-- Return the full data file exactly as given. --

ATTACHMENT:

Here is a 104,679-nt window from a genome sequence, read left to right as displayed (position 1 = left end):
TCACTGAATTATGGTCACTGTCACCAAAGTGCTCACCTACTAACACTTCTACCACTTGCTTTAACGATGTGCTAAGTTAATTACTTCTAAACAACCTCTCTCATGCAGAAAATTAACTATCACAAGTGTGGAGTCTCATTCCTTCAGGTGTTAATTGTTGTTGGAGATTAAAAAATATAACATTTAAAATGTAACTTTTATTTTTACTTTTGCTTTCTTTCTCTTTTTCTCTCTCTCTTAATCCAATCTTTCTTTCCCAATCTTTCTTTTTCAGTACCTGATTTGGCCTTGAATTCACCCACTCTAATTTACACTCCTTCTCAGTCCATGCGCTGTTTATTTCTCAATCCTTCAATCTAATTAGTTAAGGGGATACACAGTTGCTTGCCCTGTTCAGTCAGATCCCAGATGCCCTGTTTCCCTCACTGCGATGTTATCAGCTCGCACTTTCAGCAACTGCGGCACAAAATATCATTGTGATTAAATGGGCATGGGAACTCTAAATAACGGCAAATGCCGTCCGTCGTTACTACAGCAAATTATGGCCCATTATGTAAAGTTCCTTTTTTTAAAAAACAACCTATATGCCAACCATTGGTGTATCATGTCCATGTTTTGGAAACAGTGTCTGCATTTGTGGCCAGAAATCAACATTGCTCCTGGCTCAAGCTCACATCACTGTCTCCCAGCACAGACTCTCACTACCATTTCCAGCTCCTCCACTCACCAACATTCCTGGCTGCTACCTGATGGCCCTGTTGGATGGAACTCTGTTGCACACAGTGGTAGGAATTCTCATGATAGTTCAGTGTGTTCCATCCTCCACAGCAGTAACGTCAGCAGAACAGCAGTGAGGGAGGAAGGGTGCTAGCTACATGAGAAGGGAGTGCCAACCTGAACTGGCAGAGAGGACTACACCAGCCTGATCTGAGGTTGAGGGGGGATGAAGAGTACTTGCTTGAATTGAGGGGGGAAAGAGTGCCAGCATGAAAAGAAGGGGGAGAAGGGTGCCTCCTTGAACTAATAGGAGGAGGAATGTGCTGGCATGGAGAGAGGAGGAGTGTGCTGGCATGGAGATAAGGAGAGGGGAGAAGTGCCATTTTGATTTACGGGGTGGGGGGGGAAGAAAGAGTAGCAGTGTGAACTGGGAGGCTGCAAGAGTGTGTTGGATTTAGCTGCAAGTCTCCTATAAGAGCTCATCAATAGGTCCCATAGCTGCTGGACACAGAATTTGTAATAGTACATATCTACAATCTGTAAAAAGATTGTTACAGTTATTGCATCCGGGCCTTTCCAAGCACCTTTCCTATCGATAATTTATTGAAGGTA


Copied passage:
Here is a 104,679-nt window from a genome sequence, read left to right as displayed (position 1 = left end):
TCACTGAATTATGGTCACTGTCACCAAAGTGCTCACCTACTAACACTTCTACCACTTGCTTTAACGATGTGCTAAGTTAATTACTTCTAAACAACCTCTCTCATGCAGAAAATTAACTATCACAAGTGTGGAGTCTCATTCCTTCAGGTGTTAATTGTTGTTGGAGATTAAAAAATATAACATTTAAAATGTAACTTTTATTTTTACTTTTGCTTTCTTTCTCTTTTTCTCTCTCTCTTAATCCAATCTTTCTTTCCCAATCTTTCTTTTTCAGTACCTGATTTGGCCTTGAATTCACCCACTCTAATTTACACTCCTTCTCAGTCCATGCGCTGTTTATTTCTCAATCCTTCAATCTAATTAGTTAAGGGGATACACAGTTGCTTGCCCTGTTCAGTCAGATCCCAGATGCCCTGTTTCCCTCACTGCGATGTTATCAGCTCGCACTTTCAGCAACTGCGGCACAAAATATCATTGTGATTAAATGGGCATGGGAACTCTAAATAACGGCAAATGCCGTCCGTCGTTACTACAGCAAATTATGGCCCATTATGTAAAGTTCCTTTTTTTAAAAAACAACCTATATGCCAACCATTGGTGTATCATGTCCATGTTTTGGAAACAGTGTCTGCATTTGTGGCCAGAAATCAACATTGCTCCTGGCTCAAGCTCACATCACTGTCTCCCAGCACAGACTCTCACTACCATTTCCAGCTCCTCCACTCACCAACATTCCTGGCTGCTACCTGATGGCCCTGTTGGATGGAACTCTGTTGCACACAGTGGTAGGAATTCTCATGATAGTTCAGTGTGTTCCATCCTCCACAGCAGTAACGTCAGCAGAACAGCAGTGAGGGAGGAAGGGTGCTAGCTACATGAGAAGGGAGTGCCAACCTGAACTGGCAGAGAGGACTACACCAGCCTGATCTGAGGTTGAGGGGGGATGAAGAGTACTTGCTTGAATTGAGGGGGGAAAGAGTGCCAGCATGAAAAGAAGGGGGAGAAGGGTGCCTCCTTGAACTAATAGGAGGAGGAATGTGCTGGCATGGAGAGAGGAGGAGTGTGCTGGCATGGAGATAAGGAGAGGGGAGAAGTGCCATTTTGATTTACGGGGTGGGGGGGGAAGAAAGAGTAGCAGTGTGAACTGGGAGGCTGCAAGAGTGTGTTGGATTTAGCTGCAAGTCTCCTATAAGAGCTCATCAATAGGTCCCATAGCTGCTGGACACAGAATTTGTAATAGTACATATCTACAATCTGTAAAAAGATTGTTACAGTTATTGCATCCGGGCCTTTCCAAGCACCTTTCCTATCGATAATTTATTGAAGGTA